Scene from "Silent Running", (c) UP 1972

I gave a talk today to a group of 1st to 3rd graders at the IBM Camp Innovation for a Smarter Planet. My goal was to show the kids that a) engineering is a career in which an individual can address our nations grand challenges (e.g. “Managing the Nitrogen Cycle“), and b) that one’s visions can be articulated using very simple means, that is off-the-shelf hardware for less than thousand Dollars and still have impact.

As the topics the kids brainstorm during the summer camp are energy, water, and transportation (among others), I demonstrated our work on the Distributed Robot Garden. Part of the inspiration for this idea comes from the 1972 movie “Silent Running” that I watched as a child.  I then showed them how we started by putting together a very simple robot with a couple of MIT undergraduate students, used this platform to attract students to a robotics class taught together with Daniela Rus, and how the robot eventually emerged into its current form.

The first gardening robot, v1.0: iRobot Create, water bottle, Lynxmotion arm and hose

We began the discussion by briefly talking about the history of agriculture. Here it is important to know, and pretty accessible  to young students, that hunting and gathering (which dominated the 2.5Million long paleolithic period) does not leave a lot of room for productivity, such as building houses, settlements, reading and writing (or building robots!). This process of innovation was essentially kicked off with the dawn of agriculture some 10,500 years ago. Only then people had enough spare time to advance civilization. This was particularly drastic in the last century: Whereas one farmer catered to 15.5 people in 1950, this number has jumped to 140 to 1 in 1997.

We then started to brain-storm about what the problems could be that come with such a development, also using this map. Questions I asked were

  1. What could be the problem if all the corn is produced at one location in the US, but people need it all over the country?
  2. What would happen if a hurricane hits a major mid-western state? (the kids brought this one actually up by themselves)
  3. Do you think it’s healthy to eat only corn, wheat and soy all day long?
  4. What would a corn-beetle do when its offsprings just need to jump from plant-to-plant, from county to county and from state-to-state?

Undergraduate students working on the Distributed Robot Garden

It was actually easy for the children to articulate that (1) centralized production requires huge transportation cost, (2) natural disasters might have drastic effects on food availability and prices, (3) eating only corn makes you yellow (additional guidance was needed to guide the discussion towards allergies, auto-immune diseases, and type-2 diabetes), and (4) massive amounts of pesticides are necessary to keep mono-cultures under control. This is all nicely summarized by President Barack Obama in a 2008 Time interview:

Our agriculture sector actually is contributing more greenhouse gases than our transportation sector and in the mean time, it’s creating monocultures that are vulnerable to national security threats, are now vulnerable to sky-high food prices or crashes in food prices, huge swings in commodity prices, and are partly responsible for the explosion in our healthcare costs because they’re contributing to type 2 diabetes, stroke and heart disease, obesity, all the things that are driving our huge explosion in healthcare costs.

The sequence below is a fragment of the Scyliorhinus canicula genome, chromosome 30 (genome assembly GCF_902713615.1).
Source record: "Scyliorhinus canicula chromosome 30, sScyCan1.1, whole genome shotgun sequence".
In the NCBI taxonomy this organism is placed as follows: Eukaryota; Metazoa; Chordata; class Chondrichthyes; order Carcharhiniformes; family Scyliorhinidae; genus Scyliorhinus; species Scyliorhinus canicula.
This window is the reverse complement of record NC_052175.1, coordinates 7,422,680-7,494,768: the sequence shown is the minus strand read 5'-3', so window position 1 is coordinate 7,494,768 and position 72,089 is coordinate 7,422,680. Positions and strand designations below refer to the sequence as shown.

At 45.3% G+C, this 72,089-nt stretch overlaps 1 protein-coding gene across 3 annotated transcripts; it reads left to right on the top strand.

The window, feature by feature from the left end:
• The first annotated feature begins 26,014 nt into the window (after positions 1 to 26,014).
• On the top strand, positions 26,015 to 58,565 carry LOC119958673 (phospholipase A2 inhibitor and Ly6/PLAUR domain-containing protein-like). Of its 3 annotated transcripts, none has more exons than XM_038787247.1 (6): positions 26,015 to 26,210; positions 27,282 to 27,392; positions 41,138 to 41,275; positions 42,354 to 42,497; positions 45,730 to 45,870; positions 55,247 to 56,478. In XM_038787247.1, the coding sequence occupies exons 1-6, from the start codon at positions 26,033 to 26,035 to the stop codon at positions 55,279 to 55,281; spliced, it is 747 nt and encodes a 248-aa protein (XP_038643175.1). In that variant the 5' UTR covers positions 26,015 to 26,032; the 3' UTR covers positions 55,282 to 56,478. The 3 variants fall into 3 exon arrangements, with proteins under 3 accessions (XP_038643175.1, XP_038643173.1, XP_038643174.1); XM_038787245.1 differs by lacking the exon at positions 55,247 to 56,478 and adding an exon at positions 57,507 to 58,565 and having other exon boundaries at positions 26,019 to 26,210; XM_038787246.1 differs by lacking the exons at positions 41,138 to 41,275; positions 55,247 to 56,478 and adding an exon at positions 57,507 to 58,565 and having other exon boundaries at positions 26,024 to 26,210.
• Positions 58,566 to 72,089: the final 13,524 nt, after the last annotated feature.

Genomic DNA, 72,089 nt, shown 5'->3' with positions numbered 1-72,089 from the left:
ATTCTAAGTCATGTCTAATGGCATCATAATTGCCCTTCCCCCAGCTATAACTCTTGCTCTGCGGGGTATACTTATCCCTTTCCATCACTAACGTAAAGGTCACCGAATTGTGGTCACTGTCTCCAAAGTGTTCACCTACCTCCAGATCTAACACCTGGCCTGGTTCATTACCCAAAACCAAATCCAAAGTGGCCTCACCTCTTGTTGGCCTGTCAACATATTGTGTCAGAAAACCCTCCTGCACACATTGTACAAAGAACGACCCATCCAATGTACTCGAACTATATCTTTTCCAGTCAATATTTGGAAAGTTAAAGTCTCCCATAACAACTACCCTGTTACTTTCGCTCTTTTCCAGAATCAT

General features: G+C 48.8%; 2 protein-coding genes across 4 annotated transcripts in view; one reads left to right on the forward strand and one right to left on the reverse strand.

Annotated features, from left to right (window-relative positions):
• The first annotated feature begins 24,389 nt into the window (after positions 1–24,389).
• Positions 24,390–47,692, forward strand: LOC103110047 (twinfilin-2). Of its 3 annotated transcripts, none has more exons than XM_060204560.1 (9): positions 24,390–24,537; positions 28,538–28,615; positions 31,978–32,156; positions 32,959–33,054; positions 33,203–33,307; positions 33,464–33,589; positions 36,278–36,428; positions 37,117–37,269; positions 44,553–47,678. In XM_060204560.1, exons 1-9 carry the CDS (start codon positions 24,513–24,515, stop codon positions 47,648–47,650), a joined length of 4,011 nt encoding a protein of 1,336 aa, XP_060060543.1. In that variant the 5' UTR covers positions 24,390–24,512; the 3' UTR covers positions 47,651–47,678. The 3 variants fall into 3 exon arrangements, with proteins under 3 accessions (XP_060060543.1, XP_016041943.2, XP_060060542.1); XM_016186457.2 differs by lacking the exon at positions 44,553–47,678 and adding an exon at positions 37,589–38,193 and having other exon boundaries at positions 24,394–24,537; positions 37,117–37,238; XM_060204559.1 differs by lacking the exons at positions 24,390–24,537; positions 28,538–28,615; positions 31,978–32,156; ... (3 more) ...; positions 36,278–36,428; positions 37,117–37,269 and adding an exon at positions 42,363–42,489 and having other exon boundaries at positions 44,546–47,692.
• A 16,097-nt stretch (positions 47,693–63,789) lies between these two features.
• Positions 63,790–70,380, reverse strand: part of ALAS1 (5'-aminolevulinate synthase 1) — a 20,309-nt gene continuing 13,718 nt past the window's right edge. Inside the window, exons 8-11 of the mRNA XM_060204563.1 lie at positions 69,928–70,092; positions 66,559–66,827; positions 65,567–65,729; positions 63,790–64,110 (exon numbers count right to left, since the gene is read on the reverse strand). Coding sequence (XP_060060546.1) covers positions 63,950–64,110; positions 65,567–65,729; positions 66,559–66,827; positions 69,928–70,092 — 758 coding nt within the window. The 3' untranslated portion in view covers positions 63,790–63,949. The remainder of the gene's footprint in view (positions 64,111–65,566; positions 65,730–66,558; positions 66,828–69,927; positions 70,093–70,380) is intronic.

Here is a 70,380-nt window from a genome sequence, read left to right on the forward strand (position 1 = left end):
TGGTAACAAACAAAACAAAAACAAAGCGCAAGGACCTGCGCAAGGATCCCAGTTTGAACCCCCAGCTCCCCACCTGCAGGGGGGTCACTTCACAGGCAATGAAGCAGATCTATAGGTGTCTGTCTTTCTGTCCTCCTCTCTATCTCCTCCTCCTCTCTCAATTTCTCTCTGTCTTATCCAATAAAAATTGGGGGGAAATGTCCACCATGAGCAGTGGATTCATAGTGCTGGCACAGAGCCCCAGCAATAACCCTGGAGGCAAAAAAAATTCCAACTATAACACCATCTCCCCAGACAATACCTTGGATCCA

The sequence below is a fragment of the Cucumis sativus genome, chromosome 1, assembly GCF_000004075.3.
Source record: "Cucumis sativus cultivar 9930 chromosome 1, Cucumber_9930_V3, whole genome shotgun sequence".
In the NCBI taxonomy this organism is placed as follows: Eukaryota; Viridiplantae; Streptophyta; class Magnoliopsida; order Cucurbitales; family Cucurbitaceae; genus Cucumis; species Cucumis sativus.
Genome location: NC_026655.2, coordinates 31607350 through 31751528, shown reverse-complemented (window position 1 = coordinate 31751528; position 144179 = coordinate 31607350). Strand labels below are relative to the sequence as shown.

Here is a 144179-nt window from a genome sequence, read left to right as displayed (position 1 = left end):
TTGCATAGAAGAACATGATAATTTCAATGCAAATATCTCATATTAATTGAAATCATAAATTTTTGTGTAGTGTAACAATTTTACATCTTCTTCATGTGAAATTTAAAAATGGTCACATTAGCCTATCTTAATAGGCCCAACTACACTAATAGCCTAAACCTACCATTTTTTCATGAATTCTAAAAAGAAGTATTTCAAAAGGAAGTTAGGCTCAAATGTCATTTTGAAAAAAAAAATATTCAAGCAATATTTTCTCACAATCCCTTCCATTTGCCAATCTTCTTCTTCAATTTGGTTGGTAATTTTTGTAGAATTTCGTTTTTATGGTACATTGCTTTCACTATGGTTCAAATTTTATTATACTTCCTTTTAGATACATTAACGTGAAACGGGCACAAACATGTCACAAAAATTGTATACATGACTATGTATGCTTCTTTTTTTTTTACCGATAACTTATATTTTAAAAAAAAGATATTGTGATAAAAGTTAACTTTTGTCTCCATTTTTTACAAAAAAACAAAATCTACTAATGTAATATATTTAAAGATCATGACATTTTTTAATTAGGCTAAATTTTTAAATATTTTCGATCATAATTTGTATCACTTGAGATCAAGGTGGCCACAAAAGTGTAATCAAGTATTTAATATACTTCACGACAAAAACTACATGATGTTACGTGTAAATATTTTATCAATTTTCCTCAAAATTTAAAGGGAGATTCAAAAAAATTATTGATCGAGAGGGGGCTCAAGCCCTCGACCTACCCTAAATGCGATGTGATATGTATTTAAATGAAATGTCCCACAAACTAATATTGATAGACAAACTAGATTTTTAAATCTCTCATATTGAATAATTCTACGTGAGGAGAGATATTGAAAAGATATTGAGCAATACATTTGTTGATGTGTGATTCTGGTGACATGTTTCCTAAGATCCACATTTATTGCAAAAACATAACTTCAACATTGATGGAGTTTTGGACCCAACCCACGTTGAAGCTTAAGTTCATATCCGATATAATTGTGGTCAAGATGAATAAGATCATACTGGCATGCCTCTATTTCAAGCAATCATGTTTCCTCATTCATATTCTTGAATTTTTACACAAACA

We then talked about the benefits of producing food locally and relying on companion plants to save on fertilizers and pesticides. Impressive examples are Queen Anne Lace that attracts predatory insects, Crow garlic that masks scents or Clover that fixes Nitrogen in the soil. As great as this might be, doing farming like this would be A LOT of work: if people would need to do this all by themselves, we would be back at 1950 ratios of workforce to people doing the farming.

And THAT’s where the robots can come in: doing  all the nasty work that is required to perform decentralized, small-scale agriculture, where every plant gets just what it needs, and plants are arranged so that they help each other out in the best possible way. Just need a new generation of engineers that takes on the hard work to build them…

Get the full talk here


2 Responses to IBM Camp Innovation for a Smarter Planet

  1. Nikolaus,

    Thanks again for the presentation with our young innovators at Camp Innovation!! It was so important for students to hear how you became interested in robot gardeners initially because of a cool movie (and because they are fun). You really mirrored the process we are encouraging of our future scientists and engineers: Asking questions, like, “So what? How can robots make a difference?” then prototyping and iterating to model the ideas, and applying those ideas to make real-life change in terms of social betterment and productivity. They really loved it.

    Alison Thielke
    Camp Innovation Educator
    St. Vrain Valley School District

  2. […]   Dr. Nikolaus Correl, Assistant Professor of Dept. of Computer Science, CU Boulder, came to discuss his robotic gardeners on Tuesday of week 1 at Camp Innovation. He spoke with the SMARTER ENERGY, SMARTER FOOD, SMARTER TRANSPORTATION, AND SMARTER WATER groups yesterday.  His presentation was personable, at a level students could understand, and he offered opportunity for students to converse.  Afterward, he posted this blog:  Dr. Nikolaus Correl’s Blog […]

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